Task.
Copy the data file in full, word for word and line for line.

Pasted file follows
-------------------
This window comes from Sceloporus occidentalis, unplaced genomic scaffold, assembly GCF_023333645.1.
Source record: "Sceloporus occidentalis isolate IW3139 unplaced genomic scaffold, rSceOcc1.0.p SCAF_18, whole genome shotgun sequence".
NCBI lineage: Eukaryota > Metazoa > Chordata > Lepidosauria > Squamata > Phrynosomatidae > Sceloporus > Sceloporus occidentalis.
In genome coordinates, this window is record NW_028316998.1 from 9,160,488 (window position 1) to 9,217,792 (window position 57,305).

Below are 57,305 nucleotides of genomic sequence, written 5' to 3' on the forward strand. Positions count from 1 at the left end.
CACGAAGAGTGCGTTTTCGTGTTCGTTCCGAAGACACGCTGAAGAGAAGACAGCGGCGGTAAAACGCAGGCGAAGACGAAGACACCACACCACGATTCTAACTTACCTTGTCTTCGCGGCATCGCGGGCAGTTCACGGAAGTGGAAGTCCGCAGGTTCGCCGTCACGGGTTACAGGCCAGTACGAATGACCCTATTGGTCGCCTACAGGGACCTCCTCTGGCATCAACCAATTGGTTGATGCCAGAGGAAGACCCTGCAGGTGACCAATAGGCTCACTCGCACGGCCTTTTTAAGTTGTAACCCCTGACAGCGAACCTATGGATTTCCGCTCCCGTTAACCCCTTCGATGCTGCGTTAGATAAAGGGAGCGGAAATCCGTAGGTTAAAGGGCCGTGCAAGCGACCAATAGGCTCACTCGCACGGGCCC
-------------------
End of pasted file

This window comes from Sceloporus occidentalis, unplaced genomic scaffold, assembly GCF_023333645.1.
Source record: "Sceloporus occidentalis isolate IW3139 unplaced genomic scaffold, rSceOcc1.0.p SCAF_18, whole genome shotgun sequence".
NCBI lineage: Eukaryota > Metazoa > Chordata > Lepidosauria > Squamata > Phrynosomatidae > Sceloporus > Sceloporus occidentalis.
In genome coordinates, this window is record NW_028316998.1 from 9,160,488 (window position 1) to 9,217,792 (window position 57,305).

Below are 57,305 nucleotides of genomic sequence, written 5' to 3' on the forward strand. Positions count from 1 at the left end.
CACGAAGAGTGCGTTTTCGTGTTCGTTCCGAAGACACGCTGAAGAGAAGACAGCGGCGGTAAAACGCAGGCGAAGACGAAGACACCACACCACGATTCTAACTTACCTTGTCTTCGCGGCATCGCGGGCAGTTCACGGAAGTGGAAGTCCGCAGGTTCGCCGTCACGGGTTACAGGCCAGTACGAATGACCCTATTGGTCGCCTACAGGGACCTCCTCTGGCATCAACCAATTGGTTGATGCCAGAGGAAGACCCTGCAGGTGACCAATAGGCTCACTCGCACGGCCTTTTTAAGTTGTAACCCCTGACAGCGAACCTATGGATTTCCGCTCCCGTTAACCCCTTCGATGCTGCGTTAGATAAAGGGAGCGGAAATCCGTAGGTTAAAGGGCCGTGCAAGCGACCAATAGGCTCACTCGCACGGGCCC